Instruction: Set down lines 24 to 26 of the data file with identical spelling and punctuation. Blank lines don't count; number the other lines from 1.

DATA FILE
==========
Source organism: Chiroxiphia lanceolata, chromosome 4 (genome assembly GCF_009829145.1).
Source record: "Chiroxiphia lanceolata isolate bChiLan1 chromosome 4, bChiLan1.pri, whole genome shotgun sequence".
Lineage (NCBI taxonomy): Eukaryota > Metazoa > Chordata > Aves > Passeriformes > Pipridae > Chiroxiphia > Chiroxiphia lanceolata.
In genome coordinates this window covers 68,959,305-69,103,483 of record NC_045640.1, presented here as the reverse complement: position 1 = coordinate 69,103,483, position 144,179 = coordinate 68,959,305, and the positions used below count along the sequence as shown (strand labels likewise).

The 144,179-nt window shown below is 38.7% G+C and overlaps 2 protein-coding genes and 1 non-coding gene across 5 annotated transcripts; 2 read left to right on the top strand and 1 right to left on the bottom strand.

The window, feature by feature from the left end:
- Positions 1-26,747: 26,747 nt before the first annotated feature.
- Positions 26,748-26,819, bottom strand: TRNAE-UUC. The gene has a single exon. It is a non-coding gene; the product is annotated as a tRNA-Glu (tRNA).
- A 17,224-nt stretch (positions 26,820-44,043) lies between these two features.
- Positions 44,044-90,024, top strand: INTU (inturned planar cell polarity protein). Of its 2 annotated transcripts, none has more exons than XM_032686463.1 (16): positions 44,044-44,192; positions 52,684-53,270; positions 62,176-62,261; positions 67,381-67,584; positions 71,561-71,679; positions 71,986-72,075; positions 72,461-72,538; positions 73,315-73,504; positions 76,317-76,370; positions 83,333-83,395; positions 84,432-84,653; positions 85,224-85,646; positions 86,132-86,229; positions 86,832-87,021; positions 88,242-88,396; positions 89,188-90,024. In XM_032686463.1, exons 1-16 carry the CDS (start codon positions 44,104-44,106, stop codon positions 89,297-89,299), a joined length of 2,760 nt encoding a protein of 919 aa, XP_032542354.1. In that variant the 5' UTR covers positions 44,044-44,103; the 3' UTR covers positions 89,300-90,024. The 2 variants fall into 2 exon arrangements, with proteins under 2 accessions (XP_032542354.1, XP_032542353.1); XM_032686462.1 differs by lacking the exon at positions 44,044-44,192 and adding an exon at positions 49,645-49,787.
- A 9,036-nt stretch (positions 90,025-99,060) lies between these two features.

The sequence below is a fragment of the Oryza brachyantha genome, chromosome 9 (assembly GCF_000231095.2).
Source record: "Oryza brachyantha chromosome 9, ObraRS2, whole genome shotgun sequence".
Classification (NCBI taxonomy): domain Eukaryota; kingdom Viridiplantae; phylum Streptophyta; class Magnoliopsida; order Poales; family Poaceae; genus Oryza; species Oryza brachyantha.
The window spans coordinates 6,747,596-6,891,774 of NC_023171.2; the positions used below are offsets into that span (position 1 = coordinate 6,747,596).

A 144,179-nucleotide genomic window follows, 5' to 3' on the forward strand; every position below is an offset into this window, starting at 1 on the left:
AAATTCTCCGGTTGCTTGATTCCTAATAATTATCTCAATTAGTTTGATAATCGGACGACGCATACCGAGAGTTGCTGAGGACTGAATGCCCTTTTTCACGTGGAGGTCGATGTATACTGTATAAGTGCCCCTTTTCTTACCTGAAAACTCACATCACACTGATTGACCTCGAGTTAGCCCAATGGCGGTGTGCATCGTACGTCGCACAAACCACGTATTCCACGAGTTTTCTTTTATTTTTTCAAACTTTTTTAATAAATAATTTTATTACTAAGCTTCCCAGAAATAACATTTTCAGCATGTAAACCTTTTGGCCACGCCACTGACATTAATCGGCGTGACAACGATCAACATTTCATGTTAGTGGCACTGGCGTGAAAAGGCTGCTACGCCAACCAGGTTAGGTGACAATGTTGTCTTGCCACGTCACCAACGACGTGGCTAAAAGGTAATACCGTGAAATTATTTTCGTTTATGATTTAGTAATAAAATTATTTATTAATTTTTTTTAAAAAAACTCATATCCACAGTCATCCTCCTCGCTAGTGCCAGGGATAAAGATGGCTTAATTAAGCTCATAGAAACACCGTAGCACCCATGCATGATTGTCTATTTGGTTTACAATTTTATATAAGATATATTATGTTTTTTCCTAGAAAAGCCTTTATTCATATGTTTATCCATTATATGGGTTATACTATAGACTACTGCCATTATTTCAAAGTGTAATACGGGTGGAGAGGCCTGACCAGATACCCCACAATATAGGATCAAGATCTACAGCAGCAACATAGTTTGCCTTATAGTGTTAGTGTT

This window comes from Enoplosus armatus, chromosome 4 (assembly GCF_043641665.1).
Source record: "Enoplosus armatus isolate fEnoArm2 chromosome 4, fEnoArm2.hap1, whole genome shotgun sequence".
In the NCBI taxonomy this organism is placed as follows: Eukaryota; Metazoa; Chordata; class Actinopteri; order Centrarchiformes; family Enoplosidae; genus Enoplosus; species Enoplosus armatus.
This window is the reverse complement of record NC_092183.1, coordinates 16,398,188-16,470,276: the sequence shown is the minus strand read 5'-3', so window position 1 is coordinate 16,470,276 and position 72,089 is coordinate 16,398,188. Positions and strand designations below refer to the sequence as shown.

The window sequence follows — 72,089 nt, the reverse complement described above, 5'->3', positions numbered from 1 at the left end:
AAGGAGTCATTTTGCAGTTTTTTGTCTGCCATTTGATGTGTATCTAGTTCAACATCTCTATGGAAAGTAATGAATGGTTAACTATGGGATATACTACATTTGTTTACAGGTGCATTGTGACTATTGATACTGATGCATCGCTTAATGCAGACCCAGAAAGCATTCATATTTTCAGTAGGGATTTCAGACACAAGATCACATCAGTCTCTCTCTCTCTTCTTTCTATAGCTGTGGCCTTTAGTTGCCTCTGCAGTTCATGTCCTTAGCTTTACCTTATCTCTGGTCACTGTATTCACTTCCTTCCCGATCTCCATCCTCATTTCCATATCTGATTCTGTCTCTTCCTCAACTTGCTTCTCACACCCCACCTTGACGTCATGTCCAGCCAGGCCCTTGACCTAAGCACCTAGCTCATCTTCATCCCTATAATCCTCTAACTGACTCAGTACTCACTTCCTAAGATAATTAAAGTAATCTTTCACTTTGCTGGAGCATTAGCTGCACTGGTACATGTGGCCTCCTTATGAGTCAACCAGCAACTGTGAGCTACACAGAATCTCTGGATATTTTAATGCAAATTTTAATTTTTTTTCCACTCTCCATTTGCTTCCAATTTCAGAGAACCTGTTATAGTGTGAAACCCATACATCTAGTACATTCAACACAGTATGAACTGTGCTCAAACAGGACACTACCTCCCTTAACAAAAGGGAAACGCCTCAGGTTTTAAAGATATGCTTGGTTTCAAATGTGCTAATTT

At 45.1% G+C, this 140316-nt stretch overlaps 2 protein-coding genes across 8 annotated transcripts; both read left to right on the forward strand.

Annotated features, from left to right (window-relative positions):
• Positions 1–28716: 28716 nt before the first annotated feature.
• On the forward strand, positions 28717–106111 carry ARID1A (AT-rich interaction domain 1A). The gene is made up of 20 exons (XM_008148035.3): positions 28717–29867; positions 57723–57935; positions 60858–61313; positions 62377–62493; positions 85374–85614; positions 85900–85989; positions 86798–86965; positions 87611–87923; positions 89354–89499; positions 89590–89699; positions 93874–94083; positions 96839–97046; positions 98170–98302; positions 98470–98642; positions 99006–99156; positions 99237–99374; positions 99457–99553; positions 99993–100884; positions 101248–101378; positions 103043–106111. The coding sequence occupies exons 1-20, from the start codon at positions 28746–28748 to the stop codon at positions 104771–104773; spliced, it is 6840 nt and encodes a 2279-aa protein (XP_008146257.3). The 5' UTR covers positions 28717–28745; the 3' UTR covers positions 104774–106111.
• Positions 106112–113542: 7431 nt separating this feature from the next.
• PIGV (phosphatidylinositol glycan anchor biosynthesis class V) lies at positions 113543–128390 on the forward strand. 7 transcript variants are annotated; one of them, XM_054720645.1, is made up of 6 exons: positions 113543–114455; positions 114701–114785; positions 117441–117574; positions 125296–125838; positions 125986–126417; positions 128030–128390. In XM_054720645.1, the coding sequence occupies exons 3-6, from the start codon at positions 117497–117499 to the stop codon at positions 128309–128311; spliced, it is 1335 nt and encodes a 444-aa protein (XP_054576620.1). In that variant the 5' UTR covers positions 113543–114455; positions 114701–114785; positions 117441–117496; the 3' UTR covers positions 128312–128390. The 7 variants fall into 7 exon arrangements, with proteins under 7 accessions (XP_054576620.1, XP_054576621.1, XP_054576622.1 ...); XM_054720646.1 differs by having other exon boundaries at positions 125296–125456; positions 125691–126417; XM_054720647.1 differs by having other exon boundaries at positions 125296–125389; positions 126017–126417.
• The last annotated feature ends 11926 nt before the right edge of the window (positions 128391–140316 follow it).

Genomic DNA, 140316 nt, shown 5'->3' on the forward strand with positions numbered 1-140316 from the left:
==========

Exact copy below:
At 45.1% G+C, this 140316-nt stretch overlaps 2 protein-coding genes across 8 annotated transcripts; both read left to right on the forward strand.

Annotated features, from left to right (window-relative positions):
• Positions 1–28716: 28716 nt before the first annotated feature.